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Updated Summary of Progress

The DOTSTAR (Dropsonde Observations for Typhoon Surveillance near the Taiwan Region) is an international research program conducted by scientists in Taiwan, partnered with scientists at the Hurricane Research Division (HRD) and the National Centers for Environmental Prediction (NCEP) of the National Oceanic and Atmospheric Administration (NOAA), Meteorological Research Institute/Japan Meteorological Agency (MRI/JMA), and Naval Research laboratory. This project marks the beginning of a new era for the aircraft surveillance of typhoons in the western North Pacific.

Built upon work pioneered at NOAA's HRD, the key to the project is the use of airborne sensors -- dropwindsondes, which are released from jet aircraft flying above 42,000 feet in the environment of a tropical cyclone. These sensors gather temperature, humidity, pressure, and wind velocity information as they fall to the surface. Information from the surveillance flights is transmitted in near real-time to the CWB of Taiwan, as well as to the NCEP, FNMOC, and JMA. The data are immediately assimilated into the numerical models of CWB, NCEP (AVN/GFDL), FNMOC (NOGAPS/COAMPS/GFDN), UKMET, and JMA. The DOTSTAR are expected to provide valuable data which can help increase the accuracy of TC analysis and track forecasts, to assess the impact of the data on numerical models, to evaluate the strategies for adaptive/targeted observations, to validate/calibrate the remote-sensing data, and to improve our understanding on the TC dynamics, especially over the TC¡¦s boundary layer (Wu et al. 2005, BAMS).

On September 1, 2003, the first DOTSTAR mission was successfully completed around Typhoon Dujuan. NOAA remarked upon the successful collaboration in a press release. On November 2, the second mission was launched while the aircraft flew over the center of Typhoon Melor. Ten more flights have been conducted for Typhoons Nida, Conson, Mindulle, Megi, Aere, Meari, Nock-Ten and Namadel in 2004, with 193 dropsondes released. An average 20% improvement for the 12-72h track forecasts over the NCEP-GFS, FNMOC-NOGAPS, JMA-GSM, their ensembles, and the WRF model has been demonstrated (Wu et al. 2007, Wea. Fcsting). Seven flights have been conducted for Typhoons Haitang, Matsa, Sanvu, Khanun, and Longwang in 2005, five flights for Bilis, Kaemi, Bopha, Saomai, and Shanshan in 2006, four flights for Pabuk, Sepat, Wipha, and Krosa in 2007, and ten flights for Fengshen, Kalmaegi, Fung-wong, Nuri, Sinlaku, Hagupit, and Jangmi in 2008, and seven flights for Linfa, Morakot, Parma and Lupit in 2009, and six flights for Compasu, Lionrock, Fanapi,and Megi in 2010, and four flights for Meari, Muifa, and Roke in 2011, and six flights for Talim, Doksuri, Saola, Kai-Tak, Tembin, Bolaven, and Jelawat in 2012. In total, the DOTSTAR have conducted 64 surveillance flight missions for 49 typhoons, with 334 flight hours and 1051 dropsondes released. DOTSTAR also played a part in some international field experiments, including T-PARC(THORPEX/PARC; The Observation System Research and Predictability Experiment Pacific-Asian Regional Campaign, T-PARC) in 2008 and ITOP¡]Impact of Typhoons on the Ocean in the Pacific¡^ in 2010. In this year, abundant data just have been collected by ASTRA (DOTSTAR), C130 aircraft (US Air Force), in addition with numerous buoy and ship observations during the lifetime of Typhoon Fanapi and Megi.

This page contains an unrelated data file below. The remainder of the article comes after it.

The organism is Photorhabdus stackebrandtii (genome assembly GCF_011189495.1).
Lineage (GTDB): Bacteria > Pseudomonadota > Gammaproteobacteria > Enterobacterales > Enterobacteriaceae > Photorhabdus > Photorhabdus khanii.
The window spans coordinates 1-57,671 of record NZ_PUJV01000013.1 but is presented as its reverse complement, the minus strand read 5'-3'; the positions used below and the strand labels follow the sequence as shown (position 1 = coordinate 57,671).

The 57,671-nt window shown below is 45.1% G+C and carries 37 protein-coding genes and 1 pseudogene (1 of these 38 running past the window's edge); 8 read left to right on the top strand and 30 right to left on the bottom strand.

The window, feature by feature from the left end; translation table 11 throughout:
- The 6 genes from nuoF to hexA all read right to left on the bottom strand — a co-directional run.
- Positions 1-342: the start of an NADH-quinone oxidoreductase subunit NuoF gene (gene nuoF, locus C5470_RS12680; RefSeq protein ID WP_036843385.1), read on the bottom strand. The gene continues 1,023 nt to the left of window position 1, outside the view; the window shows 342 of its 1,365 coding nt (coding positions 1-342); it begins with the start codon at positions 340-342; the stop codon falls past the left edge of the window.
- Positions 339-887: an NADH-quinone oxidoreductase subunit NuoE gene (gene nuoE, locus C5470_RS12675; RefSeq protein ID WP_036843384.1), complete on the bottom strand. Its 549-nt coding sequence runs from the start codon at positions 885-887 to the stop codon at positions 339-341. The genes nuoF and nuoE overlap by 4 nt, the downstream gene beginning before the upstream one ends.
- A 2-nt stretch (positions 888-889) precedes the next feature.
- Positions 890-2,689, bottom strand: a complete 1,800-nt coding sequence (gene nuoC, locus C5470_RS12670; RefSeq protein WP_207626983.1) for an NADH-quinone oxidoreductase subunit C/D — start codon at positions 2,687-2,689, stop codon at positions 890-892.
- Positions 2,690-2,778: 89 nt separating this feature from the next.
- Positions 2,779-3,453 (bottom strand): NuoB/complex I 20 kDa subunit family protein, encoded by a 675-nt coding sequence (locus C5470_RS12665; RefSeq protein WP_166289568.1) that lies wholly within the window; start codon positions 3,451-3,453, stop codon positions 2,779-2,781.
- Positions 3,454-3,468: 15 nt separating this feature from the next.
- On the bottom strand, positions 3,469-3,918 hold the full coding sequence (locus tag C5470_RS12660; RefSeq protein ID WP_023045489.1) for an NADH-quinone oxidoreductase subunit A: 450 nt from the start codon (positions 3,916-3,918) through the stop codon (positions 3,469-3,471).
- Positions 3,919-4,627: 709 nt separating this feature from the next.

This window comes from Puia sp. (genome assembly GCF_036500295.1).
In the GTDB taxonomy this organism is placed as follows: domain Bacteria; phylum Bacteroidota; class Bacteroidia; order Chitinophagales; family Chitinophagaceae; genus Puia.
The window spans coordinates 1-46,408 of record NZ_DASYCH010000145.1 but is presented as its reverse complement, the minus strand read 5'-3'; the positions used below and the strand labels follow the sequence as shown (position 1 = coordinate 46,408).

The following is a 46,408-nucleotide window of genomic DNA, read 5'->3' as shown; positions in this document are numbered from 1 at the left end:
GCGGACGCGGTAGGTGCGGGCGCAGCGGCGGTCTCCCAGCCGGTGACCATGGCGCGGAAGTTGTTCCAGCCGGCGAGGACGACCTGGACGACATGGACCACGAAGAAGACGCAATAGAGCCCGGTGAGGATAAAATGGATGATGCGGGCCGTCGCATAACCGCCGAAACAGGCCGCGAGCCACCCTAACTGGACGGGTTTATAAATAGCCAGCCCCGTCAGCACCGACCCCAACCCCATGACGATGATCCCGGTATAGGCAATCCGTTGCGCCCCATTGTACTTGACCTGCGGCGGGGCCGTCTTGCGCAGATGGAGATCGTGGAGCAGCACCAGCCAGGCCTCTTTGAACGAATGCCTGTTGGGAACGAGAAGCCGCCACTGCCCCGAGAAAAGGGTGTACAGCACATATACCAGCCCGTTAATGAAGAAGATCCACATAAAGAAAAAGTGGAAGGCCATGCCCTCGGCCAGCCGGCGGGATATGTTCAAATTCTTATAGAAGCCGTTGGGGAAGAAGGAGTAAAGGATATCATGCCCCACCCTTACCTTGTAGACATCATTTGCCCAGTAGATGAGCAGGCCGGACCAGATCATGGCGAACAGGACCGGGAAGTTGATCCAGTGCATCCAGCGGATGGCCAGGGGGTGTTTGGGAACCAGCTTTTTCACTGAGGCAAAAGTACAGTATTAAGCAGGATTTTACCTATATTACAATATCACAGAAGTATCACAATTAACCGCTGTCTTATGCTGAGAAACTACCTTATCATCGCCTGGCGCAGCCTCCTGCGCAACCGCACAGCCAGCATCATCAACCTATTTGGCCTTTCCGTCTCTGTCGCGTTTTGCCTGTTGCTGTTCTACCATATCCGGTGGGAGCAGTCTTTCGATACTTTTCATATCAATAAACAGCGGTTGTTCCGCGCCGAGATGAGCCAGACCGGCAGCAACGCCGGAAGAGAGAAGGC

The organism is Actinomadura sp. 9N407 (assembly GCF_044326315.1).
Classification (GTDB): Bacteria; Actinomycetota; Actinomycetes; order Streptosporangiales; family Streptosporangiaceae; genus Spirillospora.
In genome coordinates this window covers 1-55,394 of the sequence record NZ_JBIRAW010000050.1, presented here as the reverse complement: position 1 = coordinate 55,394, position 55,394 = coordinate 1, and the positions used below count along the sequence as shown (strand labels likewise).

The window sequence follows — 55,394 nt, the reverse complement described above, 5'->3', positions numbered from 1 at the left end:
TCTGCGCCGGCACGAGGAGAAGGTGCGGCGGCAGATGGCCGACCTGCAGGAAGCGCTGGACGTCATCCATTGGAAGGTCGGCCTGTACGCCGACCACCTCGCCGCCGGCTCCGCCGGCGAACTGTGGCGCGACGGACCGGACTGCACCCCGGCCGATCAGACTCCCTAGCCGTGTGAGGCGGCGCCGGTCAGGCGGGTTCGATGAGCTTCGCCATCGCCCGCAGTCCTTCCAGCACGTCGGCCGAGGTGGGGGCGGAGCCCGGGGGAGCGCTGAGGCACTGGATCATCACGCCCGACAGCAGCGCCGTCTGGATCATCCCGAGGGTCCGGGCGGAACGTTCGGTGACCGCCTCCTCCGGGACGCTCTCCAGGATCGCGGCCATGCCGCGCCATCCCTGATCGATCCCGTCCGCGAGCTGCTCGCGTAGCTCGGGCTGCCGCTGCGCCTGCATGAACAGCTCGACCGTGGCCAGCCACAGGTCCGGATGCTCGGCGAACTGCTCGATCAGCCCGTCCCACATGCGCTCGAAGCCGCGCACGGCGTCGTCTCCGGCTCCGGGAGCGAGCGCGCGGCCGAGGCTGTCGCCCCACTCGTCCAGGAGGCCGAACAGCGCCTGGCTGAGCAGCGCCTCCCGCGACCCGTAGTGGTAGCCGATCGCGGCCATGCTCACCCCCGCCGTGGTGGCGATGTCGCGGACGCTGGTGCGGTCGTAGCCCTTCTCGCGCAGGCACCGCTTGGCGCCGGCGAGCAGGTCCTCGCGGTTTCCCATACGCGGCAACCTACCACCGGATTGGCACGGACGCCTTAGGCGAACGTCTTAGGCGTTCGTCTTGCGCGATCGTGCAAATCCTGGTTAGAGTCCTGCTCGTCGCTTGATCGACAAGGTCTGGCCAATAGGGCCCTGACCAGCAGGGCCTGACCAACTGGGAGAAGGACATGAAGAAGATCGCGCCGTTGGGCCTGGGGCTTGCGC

Multiple techniques have been used to help design the flight path for the targeted observations in DOTSTAR:

  1. The area with the largest forecast deep-layer-mean wind bred vectors from the NCEP Global Ensemble Forecasting System at the observation time. (Aberson 2003)
  2. The Ensemble Transform Kalman Filter, which predicts the reduction in forecast error variance for all feasible deployments of targeted observations. (Majumdar et al. 2002)
  3. The NOGAPS singular vectors that identify sensitive regions. (Peng and Reynolds 2006)

Recently we have proposed a new theory (Wu et al. 2007, JAS) to identify the sensitive area for the targeted observations of tropical cyclones based on the adjoint model. By appropriately defining the response functions to represent typhoon¡¦s steering flow at the verifying time, a unique new parameter, the Adjoint-Derived Sensitivity Steering Vector (ADSSV) has been designed to clearly demonstrate the sensitivity locations at the observing time. The ADSSV are being implemented and examined in DOTSTAR, as well as the hurricane surveillance program of NOAA¡¦s Hurricane Research Division in the Atlantic in 2005 (Etherton et al. 2006, 27th Conf. on Hurr.). An inter-comparison study (Wu et al. 2009, MWR) had been conducted to examine the common feature and difference among all the different targeting techniques. Meanwhile, some better methods to combine the dropwindsonde data with the bogused vortex has also been examined in Chou and Wu (2007, MWR). Overall, the DOTSTAR has made significant impact to the typhoon research and operation community in the international arena.

As the DOTSTAR research team continues to harvest important data and gain valuable experience, we believe that future typhoon observations will reach full maturity, enabling significant progress in both academic research and typhoon forecasting. It is hoped that DOTSTAR will shed light on typhoon dynamics, improve the understanding and predictability of typhoon track through the targeted observations, place the team at the forefront of international typhoon research, and make a significant contribution to the study of typhoons in the northwestern Pacific and East Asia region. A special collection (issue) on ¡§Targeted Observation and Data Assimilation for Improving Tropical Cyclone Predictability¡¨ led by Chun-Chieh Wu has been published in the Monthly Weather Review in 2009.